Vatican City

Pope Francis swears in a new crop of Swiss guards

'Always be on look-out to help each other,' pontiff says

Pope Francis swears in a new crop of Swiss guards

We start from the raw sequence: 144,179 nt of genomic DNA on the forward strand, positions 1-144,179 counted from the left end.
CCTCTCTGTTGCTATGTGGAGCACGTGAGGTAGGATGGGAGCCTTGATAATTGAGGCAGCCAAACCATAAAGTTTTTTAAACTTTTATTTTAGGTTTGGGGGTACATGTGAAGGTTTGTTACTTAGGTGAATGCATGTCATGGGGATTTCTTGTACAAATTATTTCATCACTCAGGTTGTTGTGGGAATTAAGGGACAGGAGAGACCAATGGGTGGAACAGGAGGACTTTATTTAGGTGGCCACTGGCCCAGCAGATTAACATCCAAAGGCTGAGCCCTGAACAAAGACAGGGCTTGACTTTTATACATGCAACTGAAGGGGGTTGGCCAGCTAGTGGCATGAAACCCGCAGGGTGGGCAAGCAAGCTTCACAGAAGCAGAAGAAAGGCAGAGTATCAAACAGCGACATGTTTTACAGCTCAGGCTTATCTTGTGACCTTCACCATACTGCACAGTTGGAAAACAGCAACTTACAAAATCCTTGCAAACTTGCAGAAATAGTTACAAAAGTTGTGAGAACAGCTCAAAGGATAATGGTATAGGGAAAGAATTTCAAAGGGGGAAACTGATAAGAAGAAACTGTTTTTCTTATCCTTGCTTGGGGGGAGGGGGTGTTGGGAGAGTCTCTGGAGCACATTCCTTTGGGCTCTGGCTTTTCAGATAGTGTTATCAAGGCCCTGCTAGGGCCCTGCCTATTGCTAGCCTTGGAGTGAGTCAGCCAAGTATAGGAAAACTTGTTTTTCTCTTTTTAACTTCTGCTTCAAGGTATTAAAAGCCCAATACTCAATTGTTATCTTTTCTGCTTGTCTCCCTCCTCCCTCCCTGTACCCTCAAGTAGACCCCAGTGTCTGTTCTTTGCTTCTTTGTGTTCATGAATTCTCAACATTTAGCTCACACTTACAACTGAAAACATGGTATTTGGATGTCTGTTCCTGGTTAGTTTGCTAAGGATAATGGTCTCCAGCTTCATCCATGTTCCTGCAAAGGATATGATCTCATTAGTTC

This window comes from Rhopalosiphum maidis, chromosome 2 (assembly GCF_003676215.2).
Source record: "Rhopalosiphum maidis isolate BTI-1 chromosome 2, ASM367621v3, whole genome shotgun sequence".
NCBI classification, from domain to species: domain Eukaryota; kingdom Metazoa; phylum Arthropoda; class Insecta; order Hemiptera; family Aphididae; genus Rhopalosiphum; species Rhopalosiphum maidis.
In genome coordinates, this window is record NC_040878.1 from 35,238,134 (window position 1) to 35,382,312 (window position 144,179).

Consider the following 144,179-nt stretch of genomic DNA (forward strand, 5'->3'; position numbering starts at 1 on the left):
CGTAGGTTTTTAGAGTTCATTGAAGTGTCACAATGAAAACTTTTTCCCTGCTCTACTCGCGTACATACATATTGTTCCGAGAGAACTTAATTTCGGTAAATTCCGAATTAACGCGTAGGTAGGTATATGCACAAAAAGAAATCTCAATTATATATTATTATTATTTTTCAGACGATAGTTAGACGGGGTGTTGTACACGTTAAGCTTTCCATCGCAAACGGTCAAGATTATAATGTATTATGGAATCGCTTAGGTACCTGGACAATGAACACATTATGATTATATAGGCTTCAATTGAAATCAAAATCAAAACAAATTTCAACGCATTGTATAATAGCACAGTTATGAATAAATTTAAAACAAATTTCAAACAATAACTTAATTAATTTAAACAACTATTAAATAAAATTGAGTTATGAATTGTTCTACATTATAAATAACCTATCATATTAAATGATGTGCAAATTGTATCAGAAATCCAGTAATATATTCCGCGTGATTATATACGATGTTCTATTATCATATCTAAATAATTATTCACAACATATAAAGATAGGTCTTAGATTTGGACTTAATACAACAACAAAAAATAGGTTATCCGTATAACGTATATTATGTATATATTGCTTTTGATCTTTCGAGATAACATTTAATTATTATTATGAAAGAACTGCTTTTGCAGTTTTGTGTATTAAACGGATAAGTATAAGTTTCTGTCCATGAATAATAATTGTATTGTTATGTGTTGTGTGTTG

(By Denis Greenan). Vatican City, May 5 - The latest batch of Swiss Guards were sworn in Monday, joining the oldest and smallest army in the world. Pope Francis told the 28 recruits they and their new comrades should "always be on the look-out to help one another in moments of weakness". "Think of your service as bearing witness to Christ, Who calls you to be authentic men and true Christians, protagonists of your existence," he said. The Argentine pontiff told his first new arrivals since becoming pope on March 13 that the Guard "carries out its duties with dedication, professionalism and love" and should always remember that "the Lord walks with you, He is always at your side to support you, especially at difficult and testing moments". In one of the small acts of kindness for which he has already become famous, Francis approached a young guard at the end of March and asked him if he had been on duty all night. Told that he had, the new pontiff promptly got a snack ready for the man despite his protestations that he had only been doing his job. The mood among the new guards was as enthusiastic as ever Monday. "I've been dreaming about this day since I was a kid," said Giuseppe Marioli, one of two native Italian speakers in the draft. "Those special soldiers struck my imagination with their strange weapons and coloured uniforms and a service that was cloaked in mystery back then. "I began to understand the reality at the academy, where the dream of my childhood was reinforced". The other Italian speaker is Carlo Casecchia who, like Marioli, comes from the Italian-speaking Canton Ticino in Switzerland. "Joining the guards is a real source of pride for me," Casecchia said. "It's something you feel deep down. "I'm looking forward to the job even though I know it will be tough sometimes". The guards' commander, Colonel Daniel Rudolf Anrig, in charge since 2008, was asked about heightened security concerns for Francis in the wake of continuing Islamist militant attacks around the world. "The media are talking a lot about threat levels being raised at this time but we've had to deal with equally complex situations in the past," he said. The Swiss Guards traditionally swear their oath of allegiance on May 6 to recall the deaths of 147 predecessors during the Sack of Rome by Emperor Charles V in 1527. Only 42 guards survived the attack and ensured that Pope Clement VII (Giulio de' Medici) escaped the ignominy of capture. Founded in 1506 by Pope Julius II, the Swiss Guards number 110. They are recruited from a group of Swiss towns and villages which for centuries have provided the pope's security watchdogs. During the Middle Ages and in Renaissance times, the Swiss had the reputation of being Europe's most reliable mercenaries - tough fighters who hardly ever changed sides. Recruitment terms are strict. Candidates have to be single males, at least 1.74m tall, practising Catholics, to have completed their compulsory military service in Switzerland and to be "of stainless character". Swiss Guards sign on for a minimum of two years. In the past the corps has been seen as a springboard for lucrative posts in some of the world's best-known security services and banks, but fewer young Swiss have been drawn to the job lately, preferring to stay in their native cantons. Part of the problem has been the salary, just over 1,000 euros a month for a raw recruit - though the Vatican is quick to stress Guards can save about 75% of their pay thanks to free digs and the city-state's famously cheap canteen, pharmacy, tailors and health services. The antique blue-and-orange uniform worn by the guards was once believed to have been designed by the great Renaissance artist Michelangelo, but historians believe this is more myth than fact.

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